Sometimes, when you’re baking, you jump ahead of yourself. You’re making a recipe that calls for chocolate, and suddenly you realize you have no cocoa powder in your pantry. Don’t despair. You can substitute another common pantry item to finish the recipe until you make your next trip to the grocery store.
Unsweetened Substitutes for Cocoa Powder
The most obvious alternative to unsweetened cocoa powder is Dutch-process cocoa, which is pH neutral. Because its acidity level is lower than that of regular cocoa powder, you’ll need to add an additional ingredient, such as cream of tartar, lemon juice or white vinegar, to increase the acidity. Add 1/8 teaspoon of your acid for every 3 tablespoons of Dutch-processed cocoa powder.
Unsweetened baking chocolate is another unsweetened cocoa powder replacement option. For every 3 tablespoons of cocoa powder the recipe calls for, substitute 1 ounce of unsweetened baking chocolate. Don’t forget to omit 1 tablespoon of fat, whether it’s butter, oil or shortening, from the recipe when you do so: Baking chocolate has a higher fat content. Melt the chocolate; then combine with the sugar and butter.
Harkening back to the ’70s, carob powder or chips also can be used as a chocolate substitute. Carob powder is an easy substitute because you can use it in a 1-to1 ratio as an alternative to cocoa powder. In other words, you can simply use the same amount of carob powder as you would cocoa powder. To use carob chips, for every 3 tablespoons of cocoa powder, use 1 ounce of melted chips combined with the creamed sugar and butter.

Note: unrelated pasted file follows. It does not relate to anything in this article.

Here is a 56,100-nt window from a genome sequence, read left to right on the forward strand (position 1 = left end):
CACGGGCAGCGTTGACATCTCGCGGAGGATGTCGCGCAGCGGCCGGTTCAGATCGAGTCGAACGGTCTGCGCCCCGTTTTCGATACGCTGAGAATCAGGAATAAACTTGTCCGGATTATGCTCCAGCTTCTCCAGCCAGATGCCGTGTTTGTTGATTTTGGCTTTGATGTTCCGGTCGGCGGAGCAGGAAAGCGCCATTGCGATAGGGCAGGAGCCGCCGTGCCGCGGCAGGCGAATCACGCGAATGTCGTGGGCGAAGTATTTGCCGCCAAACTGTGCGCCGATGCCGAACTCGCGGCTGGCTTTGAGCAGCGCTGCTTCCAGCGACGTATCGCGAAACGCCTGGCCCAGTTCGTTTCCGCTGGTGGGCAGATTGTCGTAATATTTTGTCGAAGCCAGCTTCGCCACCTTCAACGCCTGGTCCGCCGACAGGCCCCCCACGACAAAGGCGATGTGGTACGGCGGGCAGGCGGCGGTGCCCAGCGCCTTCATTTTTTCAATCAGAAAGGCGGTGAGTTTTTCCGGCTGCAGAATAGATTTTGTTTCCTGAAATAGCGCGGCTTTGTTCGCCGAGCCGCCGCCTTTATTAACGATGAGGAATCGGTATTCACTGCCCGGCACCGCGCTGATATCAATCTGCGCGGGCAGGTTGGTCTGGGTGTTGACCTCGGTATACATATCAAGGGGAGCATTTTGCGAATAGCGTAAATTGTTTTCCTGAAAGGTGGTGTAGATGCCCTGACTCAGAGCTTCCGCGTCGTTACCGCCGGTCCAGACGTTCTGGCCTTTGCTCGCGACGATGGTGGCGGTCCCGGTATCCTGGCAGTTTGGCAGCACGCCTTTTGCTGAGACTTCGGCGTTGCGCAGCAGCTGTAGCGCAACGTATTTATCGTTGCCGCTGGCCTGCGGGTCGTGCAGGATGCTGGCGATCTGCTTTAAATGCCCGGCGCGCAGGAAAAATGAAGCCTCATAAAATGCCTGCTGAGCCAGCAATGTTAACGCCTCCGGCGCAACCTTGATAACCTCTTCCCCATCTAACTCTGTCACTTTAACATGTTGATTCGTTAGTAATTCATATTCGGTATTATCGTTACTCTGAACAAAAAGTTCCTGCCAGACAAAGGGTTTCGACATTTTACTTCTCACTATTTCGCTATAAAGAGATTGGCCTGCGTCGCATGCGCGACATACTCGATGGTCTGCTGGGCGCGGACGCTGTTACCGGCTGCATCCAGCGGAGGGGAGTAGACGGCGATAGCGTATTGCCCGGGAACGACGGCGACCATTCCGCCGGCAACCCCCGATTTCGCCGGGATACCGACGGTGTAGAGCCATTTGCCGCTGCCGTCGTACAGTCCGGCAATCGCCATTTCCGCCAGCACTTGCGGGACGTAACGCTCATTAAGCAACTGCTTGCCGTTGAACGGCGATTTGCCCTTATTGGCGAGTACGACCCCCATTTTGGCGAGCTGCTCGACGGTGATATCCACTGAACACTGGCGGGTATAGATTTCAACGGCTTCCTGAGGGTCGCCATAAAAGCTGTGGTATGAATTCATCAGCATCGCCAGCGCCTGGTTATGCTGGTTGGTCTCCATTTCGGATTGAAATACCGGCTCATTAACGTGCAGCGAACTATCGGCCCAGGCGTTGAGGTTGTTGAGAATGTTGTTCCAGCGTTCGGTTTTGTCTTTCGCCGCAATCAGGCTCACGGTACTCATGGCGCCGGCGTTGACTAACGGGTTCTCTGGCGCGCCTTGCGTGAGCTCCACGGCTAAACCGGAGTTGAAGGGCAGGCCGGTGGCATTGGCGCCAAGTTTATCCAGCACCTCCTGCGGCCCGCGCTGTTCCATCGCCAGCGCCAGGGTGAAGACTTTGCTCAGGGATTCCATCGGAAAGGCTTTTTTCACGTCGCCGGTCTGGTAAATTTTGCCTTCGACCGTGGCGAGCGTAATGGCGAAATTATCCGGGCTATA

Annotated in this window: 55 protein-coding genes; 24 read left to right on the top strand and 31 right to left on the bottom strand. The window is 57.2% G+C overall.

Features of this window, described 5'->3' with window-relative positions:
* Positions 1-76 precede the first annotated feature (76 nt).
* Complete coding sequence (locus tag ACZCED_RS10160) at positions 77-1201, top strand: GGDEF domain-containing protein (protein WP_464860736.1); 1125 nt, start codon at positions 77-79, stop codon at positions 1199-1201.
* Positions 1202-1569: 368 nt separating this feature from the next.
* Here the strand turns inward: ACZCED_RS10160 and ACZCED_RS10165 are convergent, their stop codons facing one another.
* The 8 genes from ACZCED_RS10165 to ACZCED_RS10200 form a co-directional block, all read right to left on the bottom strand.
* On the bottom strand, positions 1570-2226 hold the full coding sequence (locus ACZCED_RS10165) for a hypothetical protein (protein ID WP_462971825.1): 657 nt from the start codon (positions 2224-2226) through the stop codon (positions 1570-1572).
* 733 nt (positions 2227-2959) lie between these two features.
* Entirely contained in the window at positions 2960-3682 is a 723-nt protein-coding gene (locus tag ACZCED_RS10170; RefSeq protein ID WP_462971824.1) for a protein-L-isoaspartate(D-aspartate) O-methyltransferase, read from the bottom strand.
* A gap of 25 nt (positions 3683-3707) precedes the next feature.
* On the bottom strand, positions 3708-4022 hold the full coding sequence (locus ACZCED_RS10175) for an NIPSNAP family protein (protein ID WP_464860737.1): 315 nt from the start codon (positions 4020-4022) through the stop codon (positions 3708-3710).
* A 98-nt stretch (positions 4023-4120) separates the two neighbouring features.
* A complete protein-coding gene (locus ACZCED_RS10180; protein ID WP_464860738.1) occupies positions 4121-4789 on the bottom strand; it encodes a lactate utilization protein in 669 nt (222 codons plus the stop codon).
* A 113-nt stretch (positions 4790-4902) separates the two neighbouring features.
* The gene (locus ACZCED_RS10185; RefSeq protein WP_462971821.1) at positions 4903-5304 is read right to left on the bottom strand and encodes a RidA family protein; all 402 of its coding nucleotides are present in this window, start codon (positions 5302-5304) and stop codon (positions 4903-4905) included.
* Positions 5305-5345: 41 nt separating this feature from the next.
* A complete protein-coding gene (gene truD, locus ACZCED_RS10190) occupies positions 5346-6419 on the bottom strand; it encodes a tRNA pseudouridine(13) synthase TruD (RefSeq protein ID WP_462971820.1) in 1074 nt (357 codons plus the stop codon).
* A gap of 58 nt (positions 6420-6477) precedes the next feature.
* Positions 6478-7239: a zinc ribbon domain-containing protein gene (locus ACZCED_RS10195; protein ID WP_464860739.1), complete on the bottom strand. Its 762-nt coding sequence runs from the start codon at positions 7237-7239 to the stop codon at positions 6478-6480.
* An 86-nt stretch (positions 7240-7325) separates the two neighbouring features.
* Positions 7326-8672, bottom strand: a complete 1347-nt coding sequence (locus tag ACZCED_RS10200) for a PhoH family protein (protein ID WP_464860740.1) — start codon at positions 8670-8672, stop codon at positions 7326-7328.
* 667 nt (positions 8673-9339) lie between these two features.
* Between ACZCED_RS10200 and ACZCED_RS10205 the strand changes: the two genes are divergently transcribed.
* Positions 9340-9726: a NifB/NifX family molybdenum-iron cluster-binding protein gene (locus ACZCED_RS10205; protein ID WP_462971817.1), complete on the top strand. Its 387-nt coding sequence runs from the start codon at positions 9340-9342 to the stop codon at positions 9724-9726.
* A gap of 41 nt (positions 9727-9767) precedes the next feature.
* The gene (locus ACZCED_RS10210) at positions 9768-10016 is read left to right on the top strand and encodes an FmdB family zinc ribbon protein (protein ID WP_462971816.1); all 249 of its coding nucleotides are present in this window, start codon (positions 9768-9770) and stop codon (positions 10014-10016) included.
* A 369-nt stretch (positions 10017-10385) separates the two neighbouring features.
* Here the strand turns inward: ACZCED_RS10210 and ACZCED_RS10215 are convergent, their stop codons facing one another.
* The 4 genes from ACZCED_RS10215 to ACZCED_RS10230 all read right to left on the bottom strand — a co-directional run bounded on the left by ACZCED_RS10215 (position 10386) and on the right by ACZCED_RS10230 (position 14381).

Sweeter Cocoa Powder Replacements
Dutch-processed cocoa powder and unsweetened baking chocolate are the best alternatives to traditional cocoa powder, but in a pinch, you also can substitute some pre-mixed or pre-made options. For example, leftover chocolate from holidays, such as a dark chocolate Halloween candy bar, a hollow Santa or solid chocolate Easter egg can be melted down and incorporated when you’re creaming the sugar and butter in a recipe.
Chocolate drink mix, such as hot chocolate mix, Nesquik, breakfast drink mixes like Ovaltine or Carnation Breakfast Essentials, can be substituted for cocoa powder. Remember to remove about a tablespoon of sugar from the recipe for each packet of powdered mix.
What to Look for in a Substitute
While all of these substitutes will work in a pinch, some work better than others. Unsweetened cocoa powder tends to have more cocoa solids, the substance that gives recipes that distinct, deep chocolate flavor. While these substitutes give the recipe a chocolatey flavor, it will not be as dense or as chocolate-forward as cocoa powder.
Sweeter cocoa powder replacements also contain more sugar. Again, this will do in a snap, but it will increase the overall sweetness of a dish rather than a more intense chocolate flavor.
Consider the options on hand at home, and choose the one that probably has the most cocoa solids. Cocoa powder substitutes also provide a slightly different texture in the overall finished baked good. Again, use the substitute guidelines to minimize the impact of the change in texture, such as cutting back on fats or increasing the amount of acid.
Molly is a freelance journalist and social media consultant. In addition to Leaf.tv, Molly has written for Teen Vogue and Paste magazine. She is the former assistant editor of the Design and Style section of Paste magazine. View her work at www.mmollyharris.com.